IIMC, which the proposal wants merged with JNU, has opposed the idea, saying the institute performs several unique functions.
The HRD ministry’s new rules for giving ISBNs to publishers are inexplicable – why should the applicant get clearance from NITI Aayog?
Given the muscular regulatory state in India, the NITI Aayog’s progressive take on regulation in the context of innovation is a much-needed breath of fresh air.
NITI Aayog’s research on drug deregulation continues unabated, even as two Union ministers have said they will follow the prime minister’s vision on affordable healthcare.
Raising productivity, reforming land policies and solving the remunerative price mess will require massive amounts of public investment and political will. Is the Modi government up to the task?
The Three Year Action Agenda of the Niti Aayog is the first major government document to be released since the implementation of the new Rights of Persons with Disability Act, 2016.
The government’s premier policy-formulating agency recently recommended measures to deregulate the pharmaceutical sector and make essential medicines more expensive.
India wants to nearly triple its production capacity by the next decade and acquire technology to produce higher value products including automotive steel.
Swadeshi Jagran Manch has accused several government arms of lobbying for pharmaceutical companies and negating the NPPA’s attempts to make medicines affordable.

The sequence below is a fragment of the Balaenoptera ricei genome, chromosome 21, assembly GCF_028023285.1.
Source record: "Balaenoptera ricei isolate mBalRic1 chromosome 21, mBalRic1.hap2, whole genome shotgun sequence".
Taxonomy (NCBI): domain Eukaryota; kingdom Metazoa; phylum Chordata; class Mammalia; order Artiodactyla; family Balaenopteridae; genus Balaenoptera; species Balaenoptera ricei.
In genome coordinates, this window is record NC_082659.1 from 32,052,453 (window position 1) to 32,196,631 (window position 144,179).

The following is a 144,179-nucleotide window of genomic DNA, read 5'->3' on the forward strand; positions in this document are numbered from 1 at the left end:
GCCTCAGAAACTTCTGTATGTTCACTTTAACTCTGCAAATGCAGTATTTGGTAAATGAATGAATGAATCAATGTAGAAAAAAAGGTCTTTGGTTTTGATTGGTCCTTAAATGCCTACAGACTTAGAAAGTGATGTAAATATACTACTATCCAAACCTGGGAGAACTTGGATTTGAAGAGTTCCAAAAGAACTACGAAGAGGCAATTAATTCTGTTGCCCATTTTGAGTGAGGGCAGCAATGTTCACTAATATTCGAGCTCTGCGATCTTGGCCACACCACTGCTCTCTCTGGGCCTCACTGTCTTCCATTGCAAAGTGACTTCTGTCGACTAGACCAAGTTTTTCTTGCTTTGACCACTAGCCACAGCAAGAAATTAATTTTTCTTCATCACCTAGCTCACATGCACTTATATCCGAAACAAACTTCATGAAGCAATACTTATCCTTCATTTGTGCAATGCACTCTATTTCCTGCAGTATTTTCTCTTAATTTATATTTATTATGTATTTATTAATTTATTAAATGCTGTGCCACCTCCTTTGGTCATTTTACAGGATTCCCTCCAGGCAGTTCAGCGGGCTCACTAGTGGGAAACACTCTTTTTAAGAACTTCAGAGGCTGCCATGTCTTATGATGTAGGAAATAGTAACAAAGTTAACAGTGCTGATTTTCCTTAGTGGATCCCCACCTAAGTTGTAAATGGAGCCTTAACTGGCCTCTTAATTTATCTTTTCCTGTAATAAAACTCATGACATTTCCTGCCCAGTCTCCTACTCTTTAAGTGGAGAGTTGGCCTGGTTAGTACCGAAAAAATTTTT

The Niti Aayog has suggested the introduction of a ‘judicial performance index’ to check the delay in trials and look into the pendency of cases.
The prime minister also urged states, local governments and NGOs to decide goals for 2022 and work towards achieving them.
The policy falls somewhere between a comprehensive plan for major expansion of public health services, socialisation of the private sector and extreme privatisation.
While international commitments to clean energy have been made, in the absence of a clear energy policy, estimates for increasing power capacity from coal continues to grow.
Far from the UBI schemes proposed in advanced economies, in India it’s a question of whether the Centre can juggle its finances and find a better way of delivering welfare.
There are several issues with the National Medical Commission Bill – the primary being that it fails to provide a holistic approach to healthcare, and excludes nurses, paramedics and other medical professionals from its ambit.
Now is the time to visualise an alternate vision for the world. Sport can be a useful ally in that endeavour, but that can only start if we see sport in a more realistic light.
One of the government’s biggest failures has been its handling of Kashmir, singularly blaming Pakistan for everything that went wrong without understanding the nature of civil violence in the state.
The Modi government is looking to tap into the sporting nature of most Indians, yet refuses to legalise the larger betting and lottery industry.
Demonetisation has hit every sector of the economy from construction to automobile at the same time and its ripple effects are likely to be felt for months to come.
A significant lesson for Britain as it prepares to leave the EU is that it cannot run a strict visa regime and at the same time expect open doors for goods and services.